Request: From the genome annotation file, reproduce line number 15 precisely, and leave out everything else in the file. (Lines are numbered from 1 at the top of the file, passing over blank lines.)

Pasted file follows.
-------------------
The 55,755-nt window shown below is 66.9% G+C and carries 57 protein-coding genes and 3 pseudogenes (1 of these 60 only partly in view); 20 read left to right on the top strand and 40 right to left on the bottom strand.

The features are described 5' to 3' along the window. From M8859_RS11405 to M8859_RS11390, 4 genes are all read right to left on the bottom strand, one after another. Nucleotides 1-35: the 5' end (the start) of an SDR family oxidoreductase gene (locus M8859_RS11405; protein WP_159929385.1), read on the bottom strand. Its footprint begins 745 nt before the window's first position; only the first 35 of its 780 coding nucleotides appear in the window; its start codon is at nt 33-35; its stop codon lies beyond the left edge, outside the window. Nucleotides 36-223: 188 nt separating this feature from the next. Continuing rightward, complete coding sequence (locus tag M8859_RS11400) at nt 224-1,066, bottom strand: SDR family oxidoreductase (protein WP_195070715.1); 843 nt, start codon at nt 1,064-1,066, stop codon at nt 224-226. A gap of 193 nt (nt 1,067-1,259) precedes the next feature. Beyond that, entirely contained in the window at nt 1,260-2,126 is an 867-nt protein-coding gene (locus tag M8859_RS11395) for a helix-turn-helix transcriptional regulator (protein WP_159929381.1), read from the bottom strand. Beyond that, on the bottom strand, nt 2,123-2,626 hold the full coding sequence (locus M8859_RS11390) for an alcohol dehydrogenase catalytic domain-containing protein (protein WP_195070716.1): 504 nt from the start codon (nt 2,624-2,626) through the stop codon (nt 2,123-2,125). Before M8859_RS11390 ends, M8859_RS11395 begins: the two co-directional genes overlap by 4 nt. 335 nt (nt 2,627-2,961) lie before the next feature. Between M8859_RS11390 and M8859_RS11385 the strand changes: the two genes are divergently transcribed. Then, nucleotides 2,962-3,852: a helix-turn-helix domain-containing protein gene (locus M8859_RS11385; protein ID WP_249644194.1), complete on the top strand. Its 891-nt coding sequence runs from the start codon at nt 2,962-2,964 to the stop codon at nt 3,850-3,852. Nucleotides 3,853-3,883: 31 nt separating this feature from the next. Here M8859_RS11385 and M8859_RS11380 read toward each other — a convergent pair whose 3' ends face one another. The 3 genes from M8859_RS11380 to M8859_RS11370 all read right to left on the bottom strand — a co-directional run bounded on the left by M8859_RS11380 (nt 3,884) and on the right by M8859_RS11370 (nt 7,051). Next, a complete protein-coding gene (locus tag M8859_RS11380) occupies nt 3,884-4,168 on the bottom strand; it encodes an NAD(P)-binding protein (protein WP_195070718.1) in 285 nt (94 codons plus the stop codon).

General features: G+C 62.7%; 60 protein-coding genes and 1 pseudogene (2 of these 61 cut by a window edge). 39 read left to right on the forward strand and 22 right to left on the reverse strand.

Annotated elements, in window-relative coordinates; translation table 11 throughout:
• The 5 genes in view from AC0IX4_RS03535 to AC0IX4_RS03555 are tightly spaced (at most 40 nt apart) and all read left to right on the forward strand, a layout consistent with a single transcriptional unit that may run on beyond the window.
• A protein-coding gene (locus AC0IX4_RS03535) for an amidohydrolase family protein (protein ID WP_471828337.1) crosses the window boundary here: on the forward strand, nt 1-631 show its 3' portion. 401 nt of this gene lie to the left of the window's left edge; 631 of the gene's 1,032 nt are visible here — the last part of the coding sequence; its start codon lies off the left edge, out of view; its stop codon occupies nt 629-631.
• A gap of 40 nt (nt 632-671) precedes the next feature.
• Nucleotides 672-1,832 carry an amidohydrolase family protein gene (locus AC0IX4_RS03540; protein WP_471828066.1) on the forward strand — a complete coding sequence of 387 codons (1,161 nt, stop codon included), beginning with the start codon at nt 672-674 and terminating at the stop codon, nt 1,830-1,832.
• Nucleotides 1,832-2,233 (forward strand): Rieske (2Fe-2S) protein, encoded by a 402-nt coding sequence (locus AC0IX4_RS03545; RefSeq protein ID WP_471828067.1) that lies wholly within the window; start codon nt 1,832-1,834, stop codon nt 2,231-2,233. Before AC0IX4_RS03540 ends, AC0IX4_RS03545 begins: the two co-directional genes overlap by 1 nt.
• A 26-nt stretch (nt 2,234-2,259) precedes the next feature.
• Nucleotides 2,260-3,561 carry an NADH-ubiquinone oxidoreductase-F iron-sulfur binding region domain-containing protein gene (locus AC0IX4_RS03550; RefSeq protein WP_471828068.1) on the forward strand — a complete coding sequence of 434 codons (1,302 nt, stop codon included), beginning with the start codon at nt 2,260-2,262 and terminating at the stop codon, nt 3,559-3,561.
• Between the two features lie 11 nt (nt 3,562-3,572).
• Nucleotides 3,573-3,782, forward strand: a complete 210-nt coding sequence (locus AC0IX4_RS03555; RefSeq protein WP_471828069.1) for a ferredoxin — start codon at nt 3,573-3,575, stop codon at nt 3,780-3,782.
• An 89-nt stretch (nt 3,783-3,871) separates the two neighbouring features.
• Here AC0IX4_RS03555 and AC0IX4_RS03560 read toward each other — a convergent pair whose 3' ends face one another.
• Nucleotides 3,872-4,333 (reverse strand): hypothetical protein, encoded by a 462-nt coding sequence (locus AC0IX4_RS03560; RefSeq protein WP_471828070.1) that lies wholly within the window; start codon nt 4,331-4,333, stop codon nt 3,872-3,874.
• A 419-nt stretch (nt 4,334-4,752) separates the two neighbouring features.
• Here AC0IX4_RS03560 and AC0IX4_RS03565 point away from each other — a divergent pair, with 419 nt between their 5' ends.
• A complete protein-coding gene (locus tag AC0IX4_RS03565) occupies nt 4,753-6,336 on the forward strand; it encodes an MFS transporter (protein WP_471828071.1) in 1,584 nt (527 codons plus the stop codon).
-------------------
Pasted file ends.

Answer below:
• Here AC0IX4_RS03555 and AC0IX4_RS03560 read toward each other — a convergent pair whose 3' ends face one another.